Amid multimillion-dollar publishing deals, the market for individual songwriters’ copyrights has been steadily heating up.
While high-prile publishing deals such as Concord Music's $500 million acquisition m in June and Round Hill's $245 million purchase Carlin America in September may be dominating headlines in 2017, sales individual songwriter catalogs are quietly booming as well.
“It's a frenzy,” says Manatt Phelps & Phillips attorney Gary Gilbert. “Publishers call me almost every day asking, 'What have you got for me?'”
Typically, a songwriter's catalog that contains hit records has sold for 10 times its net publishing share. Now, in a seller's market, songwriters are routinely seeing multiples 10 to 12 times NPS and, in some cases, a multiple up to 16 for their copyrights. And independent publishers have led the shopping spree. Primary Wave has been among the most aggressive, snapping up songwriter catalogs in recent months from Smokey Robinson, legendary Stax guitarist Steve Cropper, late classical pianist Glenn Gould, R&B songwriter/Tony Award nominee Brenda Russell and Canadian Music Hall Famer Tom Cochrane.
“The environment acquisition now is better than when we started in 2006, because the music we're buying is a much better income stream,” says Primary Wave founder/CEO Larry Mestel. “We’re no longer in an environment where the music business is falling. It’s very stable right now.”
“At the moment there is a lot money floating around and people realize that publishing is the mother lode,” says Jeff Biederman Manatt Phelps & Phillips. “There’s so much wealth in indie publishing. A lot deep pockets.”
Recently, fellow indie Kobalt purchased the catalog George Benson, Downtown bought Wayne Kirkpatrick's copyrights, and Reservoir bought catalogs soul artists Willie Mitchell, Leon Ware, Thomas McClary and Walter Orange. “The market for extraordinary song copyrights has always been strong, but] the potential that exists in paid streaming is shining a brighter light on our sector,” says Downtown CEO Justin Kalifowitz.
Most songwriters, however, are still waiting for the revenue from streaming to catch up to its promise, and that lag is helping drive catalog sales.
“It will be a while before a writer is paid his or her due on Spotify the way labels are, so, for some these folks, they can pull the money out a catalog and buy real estate or some other investment that will provide a better rate return over the next 10 years,” says Biederman.
That factored into Cochrane's thinking. “The curve will continue to go up for writers whose career arc may have been earlier,” says the “Life Is a Highway” songwriter. “But it's a much slower rate than for contemporary artists like Drake or The Weeknd.”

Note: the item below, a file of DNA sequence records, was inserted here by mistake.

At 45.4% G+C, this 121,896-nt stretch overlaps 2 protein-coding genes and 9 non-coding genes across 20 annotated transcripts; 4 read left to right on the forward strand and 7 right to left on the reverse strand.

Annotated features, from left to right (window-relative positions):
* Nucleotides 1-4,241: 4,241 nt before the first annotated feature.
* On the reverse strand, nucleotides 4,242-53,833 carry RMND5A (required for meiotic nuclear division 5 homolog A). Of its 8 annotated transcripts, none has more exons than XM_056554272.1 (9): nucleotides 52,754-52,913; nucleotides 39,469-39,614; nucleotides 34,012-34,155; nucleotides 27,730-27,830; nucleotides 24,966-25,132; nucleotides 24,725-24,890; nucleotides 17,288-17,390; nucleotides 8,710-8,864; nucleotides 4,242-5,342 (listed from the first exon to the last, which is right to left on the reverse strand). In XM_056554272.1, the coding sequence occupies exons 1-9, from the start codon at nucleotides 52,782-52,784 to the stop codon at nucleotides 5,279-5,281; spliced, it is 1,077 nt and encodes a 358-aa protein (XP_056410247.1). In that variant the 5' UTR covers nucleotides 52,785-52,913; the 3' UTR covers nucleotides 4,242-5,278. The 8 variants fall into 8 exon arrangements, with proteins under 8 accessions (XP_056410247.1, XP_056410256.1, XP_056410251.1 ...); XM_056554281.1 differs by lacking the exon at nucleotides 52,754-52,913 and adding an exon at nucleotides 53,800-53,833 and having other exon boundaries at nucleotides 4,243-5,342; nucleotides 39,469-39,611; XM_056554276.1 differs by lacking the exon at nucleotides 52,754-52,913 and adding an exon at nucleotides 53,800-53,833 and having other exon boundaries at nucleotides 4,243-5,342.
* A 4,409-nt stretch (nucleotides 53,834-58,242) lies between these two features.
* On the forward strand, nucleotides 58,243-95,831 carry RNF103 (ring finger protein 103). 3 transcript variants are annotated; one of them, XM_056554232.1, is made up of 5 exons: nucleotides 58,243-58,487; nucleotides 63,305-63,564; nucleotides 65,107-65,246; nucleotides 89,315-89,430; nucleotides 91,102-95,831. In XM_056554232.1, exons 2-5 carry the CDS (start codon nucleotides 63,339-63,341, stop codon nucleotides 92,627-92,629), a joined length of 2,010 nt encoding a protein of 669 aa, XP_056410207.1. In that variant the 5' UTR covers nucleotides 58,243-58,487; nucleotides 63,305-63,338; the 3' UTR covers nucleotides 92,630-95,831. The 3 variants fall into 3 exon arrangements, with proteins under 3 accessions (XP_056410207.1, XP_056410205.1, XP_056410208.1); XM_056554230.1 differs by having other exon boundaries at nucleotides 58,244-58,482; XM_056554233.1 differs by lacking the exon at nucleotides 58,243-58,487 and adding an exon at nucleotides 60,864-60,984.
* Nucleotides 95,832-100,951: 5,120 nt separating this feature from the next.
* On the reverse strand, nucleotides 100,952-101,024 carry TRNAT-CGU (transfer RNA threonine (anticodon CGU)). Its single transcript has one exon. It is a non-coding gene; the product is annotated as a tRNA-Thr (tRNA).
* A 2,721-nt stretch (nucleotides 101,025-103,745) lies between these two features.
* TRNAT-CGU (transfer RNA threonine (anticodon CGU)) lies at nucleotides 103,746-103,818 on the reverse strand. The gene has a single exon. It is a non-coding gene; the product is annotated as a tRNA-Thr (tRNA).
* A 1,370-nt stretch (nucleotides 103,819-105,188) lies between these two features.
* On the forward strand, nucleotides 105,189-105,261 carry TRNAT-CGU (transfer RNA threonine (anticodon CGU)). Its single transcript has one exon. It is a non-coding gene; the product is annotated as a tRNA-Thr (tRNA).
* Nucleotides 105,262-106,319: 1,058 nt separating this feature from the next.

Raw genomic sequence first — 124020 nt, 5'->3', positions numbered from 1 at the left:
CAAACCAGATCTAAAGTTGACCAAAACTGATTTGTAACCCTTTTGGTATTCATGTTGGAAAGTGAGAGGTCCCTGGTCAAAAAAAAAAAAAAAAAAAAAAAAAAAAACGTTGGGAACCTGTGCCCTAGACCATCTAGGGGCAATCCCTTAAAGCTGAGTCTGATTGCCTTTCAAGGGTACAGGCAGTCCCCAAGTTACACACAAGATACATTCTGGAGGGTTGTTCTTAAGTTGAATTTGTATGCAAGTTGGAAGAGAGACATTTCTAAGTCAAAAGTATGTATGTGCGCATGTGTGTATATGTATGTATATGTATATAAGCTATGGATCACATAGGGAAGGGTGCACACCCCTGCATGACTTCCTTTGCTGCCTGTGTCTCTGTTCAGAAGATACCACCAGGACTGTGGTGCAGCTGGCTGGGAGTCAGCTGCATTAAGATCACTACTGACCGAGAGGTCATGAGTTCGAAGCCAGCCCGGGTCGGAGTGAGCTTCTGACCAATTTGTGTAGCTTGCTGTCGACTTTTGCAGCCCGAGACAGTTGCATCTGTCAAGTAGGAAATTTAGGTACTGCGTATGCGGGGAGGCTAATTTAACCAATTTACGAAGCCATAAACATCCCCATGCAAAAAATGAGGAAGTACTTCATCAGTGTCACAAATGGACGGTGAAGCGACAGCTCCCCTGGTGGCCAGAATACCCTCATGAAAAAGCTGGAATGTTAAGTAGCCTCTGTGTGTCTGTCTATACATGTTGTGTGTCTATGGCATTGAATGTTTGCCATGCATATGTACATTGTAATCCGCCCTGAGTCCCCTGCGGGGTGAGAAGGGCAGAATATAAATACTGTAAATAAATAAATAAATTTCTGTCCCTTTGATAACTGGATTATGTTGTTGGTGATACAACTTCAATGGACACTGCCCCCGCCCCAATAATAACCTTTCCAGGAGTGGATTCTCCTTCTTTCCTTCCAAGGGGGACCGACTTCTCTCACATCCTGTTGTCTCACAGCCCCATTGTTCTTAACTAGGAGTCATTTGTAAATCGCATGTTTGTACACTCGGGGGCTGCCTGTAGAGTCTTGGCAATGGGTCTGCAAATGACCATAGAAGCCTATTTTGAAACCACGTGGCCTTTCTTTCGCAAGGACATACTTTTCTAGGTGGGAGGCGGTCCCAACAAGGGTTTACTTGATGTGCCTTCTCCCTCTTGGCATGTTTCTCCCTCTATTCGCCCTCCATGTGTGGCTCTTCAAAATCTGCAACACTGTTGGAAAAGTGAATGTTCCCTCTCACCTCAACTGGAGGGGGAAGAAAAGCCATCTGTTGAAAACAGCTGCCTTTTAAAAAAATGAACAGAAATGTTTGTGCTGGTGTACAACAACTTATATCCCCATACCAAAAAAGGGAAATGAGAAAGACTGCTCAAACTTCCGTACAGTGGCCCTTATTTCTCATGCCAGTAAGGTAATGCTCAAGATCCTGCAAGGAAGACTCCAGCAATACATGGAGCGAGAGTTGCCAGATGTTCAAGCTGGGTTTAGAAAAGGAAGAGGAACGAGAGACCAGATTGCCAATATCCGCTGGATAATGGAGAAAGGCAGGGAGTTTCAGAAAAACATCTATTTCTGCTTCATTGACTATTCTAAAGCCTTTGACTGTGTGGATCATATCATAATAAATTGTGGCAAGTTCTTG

Plus, Cochrane, 64, says, “The reason you’re seeing this is a lot us are getting older.” Biederman concurs, noting “a trend towards more mature songwriters who want the money now to enjoy it.”
More important, all the aforementioned writers have catalogs that contain evergreen titles that are catnip for publishers as they look to exploit classic songs in film, TV, advertising, internet and video-game licensing. And many publishers are getting inventive with their treasure trove. “We made a deal with American Greetings to create a holiday for Smokey: Father/Daughter Day,” says Mestel. “But you can get stuck if you overpay and don't have a strategy to market, brand and promote the music.”
Heritage songwriters aren't the only ones taking advantage the high prices. In April, Ryan Tedder sold rights to his non-OneRepublic songs to Downtown for a reported $50 million (Kalifowitz wouldn't comment), and country superstar Dierks Bentley and ASCAP's 2013 Country Songwriter the Year Josh Kear have sold portions their catalogs within the last two years to Kobalt and Round Hill, respectively.
For such writers still in their peak earning years, they usually sell copyrights written during a specific three-to-five year period instead their entire catalog. “If you do it right and break it up into a bunch these chunks, you can constantly be talking to your client about ways to monetize,” Biederman says. “There’s always a stream potential sales.”
The deals and prices come in all shapes and sizes, with publishers quoting ranges from $250,000 to $50 million. And there's no sign that demand is slowing. “I thought it was going to peak last year,” says Gilbert. “But it didn't. It's an amazing time.”
This article originally appeared in the Nov. 11 issue Billboard.